When a seat is not a seat, and the delights of the best little restaurant in Abidjan
Jambo ATC Readers!
For readers, travelers and adventurers alike, we hope our stories give you inspiration and the information you need to explore your next destination!
Accra or bust
With Travel Africa in its 20th year, we’re reflecting on what it was like travelling around Africa in the ’90s. Here Phil Clisby picks up the tale of his 1992 African odyssey, as he embarks on a day-long train journey from Burkina Faso into the Ivory Coast, on a strict deadline to reach Ghana. What could possibly go wrong?
It was becoming very hot and I am starting to feel really sick. The last thing I need is an 18-hour train journey, but, I thought, if the train is half as good as the one from Ouagadougou to Bobo at least I could sleep it off.
The train station is unbelievably huge, as it was in Ouaga – there are around 12 ticket desks, but only one is open. Seeing as there are only two trains a day it does seem a little excessive.
The train is already packed when it pulls in and there are hundreds of people waiting on the platform.
We dive on, find a shabby looking carriage with, thankfully, some spare seats and sit down. But it turns out this is First Class. Instantly regretting our thrifty Second-Class ticket purchase, we move down the train. There’s no room anywhere. People are sitting in the aisles. There are massive baskets of food everywhere – oranges and tomatoes spilling onto the floor – great sacks of material, even live chickens tied together and shoved under seats.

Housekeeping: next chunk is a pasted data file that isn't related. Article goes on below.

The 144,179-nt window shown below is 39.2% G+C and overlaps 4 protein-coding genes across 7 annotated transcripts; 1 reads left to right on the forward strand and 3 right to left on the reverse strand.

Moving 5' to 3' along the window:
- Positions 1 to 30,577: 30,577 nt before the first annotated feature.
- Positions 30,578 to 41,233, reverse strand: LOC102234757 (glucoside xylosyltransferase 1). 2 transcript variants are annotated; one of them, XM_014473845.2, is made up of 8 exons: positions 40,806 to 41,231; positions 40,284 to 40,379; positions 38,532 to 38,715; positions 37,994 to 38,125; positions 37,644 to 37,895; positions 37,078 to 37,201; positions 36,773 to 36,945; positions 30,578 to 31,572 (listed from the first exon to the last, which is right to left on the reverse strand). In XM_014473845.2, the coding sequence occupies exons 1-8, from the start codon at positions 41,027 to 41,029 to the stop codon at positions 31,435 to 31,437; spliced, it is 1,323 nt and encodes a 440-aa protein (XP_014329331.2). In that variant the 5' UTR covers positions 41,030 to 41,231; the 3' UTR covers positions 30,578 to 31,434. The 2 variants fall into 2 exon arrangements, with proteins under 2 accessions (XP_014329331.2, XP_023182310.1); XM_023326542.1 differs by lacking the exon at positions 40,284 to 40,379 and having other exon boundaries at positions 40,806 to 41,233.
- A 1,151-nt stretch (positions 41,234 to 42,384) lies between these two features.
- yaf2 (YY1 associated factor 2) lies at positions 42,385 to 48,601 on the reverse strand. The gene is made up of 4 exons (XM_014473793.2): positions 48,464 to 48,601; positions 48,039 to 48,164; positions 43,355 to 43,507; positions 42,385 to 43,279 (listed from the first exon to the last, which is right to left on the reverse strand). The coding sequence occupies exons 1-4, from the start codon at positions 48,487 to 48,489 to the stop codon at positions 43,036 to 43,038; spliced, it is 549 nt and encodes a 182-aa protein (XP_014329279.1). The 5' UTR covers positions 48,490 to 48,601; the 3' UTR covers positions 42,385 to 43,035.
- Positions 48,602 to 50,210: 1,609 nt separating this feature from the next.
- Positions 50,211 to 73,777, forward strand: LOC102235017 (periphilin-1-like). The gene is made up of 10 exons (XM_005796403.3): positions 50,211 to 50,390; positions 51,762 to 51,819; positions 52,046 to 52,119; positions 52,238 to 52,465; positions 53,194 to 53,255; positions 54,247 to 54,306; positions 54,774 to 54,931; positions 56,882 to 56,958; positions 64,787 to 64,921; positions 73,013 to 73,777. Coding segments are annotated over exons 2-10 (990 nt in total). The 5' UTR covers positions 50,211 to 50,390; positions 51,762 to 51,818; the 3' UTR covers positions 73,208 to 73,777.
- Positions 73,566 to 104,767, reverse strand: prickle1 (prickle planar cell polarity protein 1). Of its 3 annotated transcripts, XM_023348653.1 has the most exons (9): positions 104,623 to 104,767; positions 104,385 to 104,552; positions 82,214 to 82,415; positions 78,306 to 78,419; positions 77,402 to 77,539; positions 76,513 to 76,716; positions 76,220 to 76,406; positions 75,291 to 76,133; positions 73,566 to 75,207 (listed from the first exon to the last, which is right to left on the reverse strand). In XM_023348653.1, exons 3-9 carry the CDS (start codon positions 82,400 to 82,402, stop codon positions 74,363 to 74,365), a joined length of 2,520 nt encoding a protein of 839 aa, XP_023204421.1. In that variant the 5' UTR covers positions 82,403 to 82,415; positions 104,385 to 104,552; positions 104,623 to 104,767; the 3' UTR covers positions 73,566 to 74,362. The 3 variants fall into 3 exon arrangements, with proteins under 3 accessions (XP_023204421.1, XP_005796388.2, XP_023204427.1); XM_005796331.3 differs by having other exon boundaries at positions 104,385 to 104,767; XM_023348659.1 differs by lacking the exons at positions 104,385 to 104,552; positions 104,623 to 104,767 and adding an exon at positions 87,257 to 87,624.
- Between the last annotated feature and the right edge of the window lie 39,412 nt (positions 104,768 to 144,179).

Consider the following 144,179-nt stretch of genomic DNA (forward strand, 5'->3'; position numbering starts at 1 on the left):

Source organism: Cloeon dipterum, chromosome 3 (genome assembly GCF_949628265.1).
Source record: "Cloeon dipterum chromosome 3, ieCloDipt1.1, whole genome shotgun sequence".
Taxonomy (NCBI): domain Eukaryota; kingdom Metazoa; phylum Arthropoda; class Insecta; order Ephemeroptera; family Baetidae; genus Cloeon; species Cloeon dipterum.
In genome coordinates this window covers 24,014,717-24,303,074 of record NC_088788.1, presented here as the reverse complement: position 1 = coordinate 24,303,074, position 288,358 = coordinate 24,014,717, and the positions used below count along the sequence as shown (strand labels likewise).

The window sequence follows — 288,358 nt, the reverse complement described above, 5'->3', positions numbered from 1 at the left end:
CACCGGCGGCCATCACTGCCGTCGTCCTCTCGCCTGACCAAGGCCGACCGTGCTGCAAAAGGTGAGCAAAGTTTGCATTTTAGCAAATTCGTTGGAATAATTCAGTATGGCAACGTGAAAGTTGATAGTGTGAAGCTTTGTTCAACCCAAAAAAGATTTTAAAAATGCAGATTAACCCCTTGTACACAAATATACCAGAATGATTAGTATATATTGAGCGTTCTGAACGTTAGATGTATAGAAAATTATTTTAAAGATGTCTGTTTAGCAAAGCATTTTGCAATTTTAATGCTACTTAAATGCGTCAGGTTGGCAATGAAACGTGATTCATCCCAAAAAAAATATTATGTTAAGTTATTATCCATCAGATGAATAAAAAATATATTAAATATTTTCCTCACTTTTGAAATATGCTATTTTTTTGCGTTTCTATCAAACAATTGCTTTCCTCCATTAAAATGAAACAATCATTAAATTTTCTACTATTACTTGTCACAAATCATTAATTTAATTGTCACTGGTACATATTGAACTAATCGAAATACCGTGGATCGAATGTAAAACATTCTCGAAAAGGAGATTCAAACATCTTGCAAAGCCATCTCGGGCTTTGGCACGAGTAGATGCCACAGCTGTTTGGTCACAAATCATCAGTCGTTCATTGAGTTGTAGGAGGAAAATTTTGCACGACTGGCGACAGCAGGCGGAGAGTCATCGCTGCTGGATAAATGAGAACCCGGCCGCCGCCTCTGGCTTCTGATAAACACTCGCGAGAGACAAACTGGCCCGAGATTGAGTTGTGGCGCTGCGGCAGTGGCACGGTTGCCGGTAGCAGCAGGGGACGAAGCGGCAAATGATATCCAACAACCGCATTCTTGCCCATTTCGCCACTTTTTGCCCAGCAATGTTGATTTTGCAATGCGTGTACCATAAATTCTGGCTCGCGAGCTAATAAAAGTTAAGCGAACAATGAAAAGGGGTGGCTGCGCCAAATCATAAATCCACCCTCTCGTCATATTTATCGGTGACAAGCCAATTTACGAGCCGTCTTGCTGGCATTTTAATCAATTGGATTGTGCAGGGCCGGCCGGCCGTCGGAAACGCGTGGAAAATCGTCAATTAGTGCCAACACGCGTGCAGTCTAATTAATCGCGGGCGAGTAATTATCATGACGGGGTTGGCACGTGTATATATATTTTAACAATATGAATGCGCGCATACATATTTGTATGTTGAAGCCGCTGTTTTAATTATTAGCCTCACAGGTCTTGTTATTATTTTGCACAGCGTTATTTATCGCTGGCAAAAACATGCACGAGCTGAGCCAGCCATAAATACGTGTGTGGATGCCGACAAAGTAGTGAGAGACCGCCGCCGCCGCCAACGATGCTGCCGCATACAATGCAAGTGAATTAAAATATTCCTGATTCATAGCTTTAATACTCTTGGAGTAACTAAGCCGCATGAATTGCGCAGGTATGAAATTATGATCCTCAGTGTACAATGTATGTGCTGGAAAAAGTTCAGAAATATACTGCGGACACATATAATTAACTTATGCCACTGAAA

We pray everyone is only taking their produce a couple of stops down the line, to markets, but no – everyone, it seems, is going to the end of the line – Abidjan, the capital of the Ivory Coast.
And at every subsequent stop more people pile on, dragging yet more baskets of stuff.
We find a spot in a corridor on the floor next to an open door – the ventilating system – and settle down.
So, how long have you been travelling to Africa? We are looking for stories and photographs from the 1990s for our Journal section, and we’d love to hear from you if you have any anecdotes or old photos that you’d like to share with us from your travels. Please send them to editor.
How has Africa changed over the past 20 years?
How do you think African travel has changed since 1997, which was the year we launched Travel Africa magazine? Please send any reflections, observations and memories to editor.
Highlights for the next edition of Travel Africa magazine include:
The enduring attraction of safari, and the changing nature of the safari experience
Portfolio of amazing photos that wouldn’t have been possible 20 years ago
Rhinos, symbolising the struggle and success of African wildlife conservation
Special report from Kenya’s Northern Rangelands Trust
A sensory safari in Zimbabwe’s Mana Pools (above)
Rwanda’s past, present and future
What’s the difference between a lodge, a tented camp and a bush camp?
The rise of urban tourism… plus so much more
Subscriber copies of this special 20th Anniversary edition (80) will be mailed out at the end of September, soservice or at +44 (0)1844 278883. We are always looking at ways to improve our service and ensure you are getting the most from your subscription to Travel Africa magazine, so help us to help you!